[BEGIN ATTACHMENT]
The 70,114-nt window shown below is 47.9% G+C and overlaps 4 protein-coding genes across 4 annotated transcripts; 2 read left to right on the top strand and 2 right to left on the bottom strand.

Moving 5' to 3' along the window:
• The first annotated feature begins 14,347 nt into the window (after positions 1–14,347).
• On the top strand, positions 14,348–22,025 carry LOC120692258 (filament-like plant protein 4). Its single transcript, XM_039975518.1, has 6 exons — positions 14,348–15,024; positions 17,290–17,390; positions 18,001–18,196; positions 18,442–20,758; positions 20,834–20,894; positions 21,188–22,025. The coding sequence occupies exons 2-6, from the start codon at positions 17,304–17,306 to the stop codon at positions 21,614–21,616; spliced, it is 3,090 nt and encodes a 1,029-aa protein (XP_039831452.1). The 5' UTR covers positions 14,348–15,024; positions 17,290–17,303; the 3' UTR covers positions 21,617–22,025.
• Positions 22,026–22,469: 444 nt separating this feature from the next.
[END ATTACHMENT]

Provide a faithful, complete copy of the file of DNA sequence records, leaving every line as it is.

The 70,114-nt window shown below is 47.9% G+C and overlaps 4 protein-coding genes across 4 annotated transcripts; 2 read left to right on the top strand and 2 right to left on the bottom strand.

Moving 5' to 3' along the window:
• The first annotated feature begins 14,347 nt into the window (after positions 1–14,347).
• On the top strand, positions 14,348–22,025 carry LOC120692258 (filament-like plant protein 4). Its single transcript, XM_039975518.1, has 6 exons — positions 14,348–15,024; positions 17,290–17,390; positions 18,001–18,196; positions 18,442–20,758; positions 20,834–20,894; positions 21,188–22,025. The coding sequence occupies exons 2-6, from the start codon at positions 17,304–17,306 to the stop codon at positions 21,614–21,616; spliced, it is 3,090 nt and encodes a 1,029-aa protein (XP_039831452.1). The 5' UTR covers positions 14,348–15,024; positions 17,290–17,303; the 3' UTR covers positions 21,617–22,025.
• Positions 22,026–22,469: 444 nt separating this feature from the next.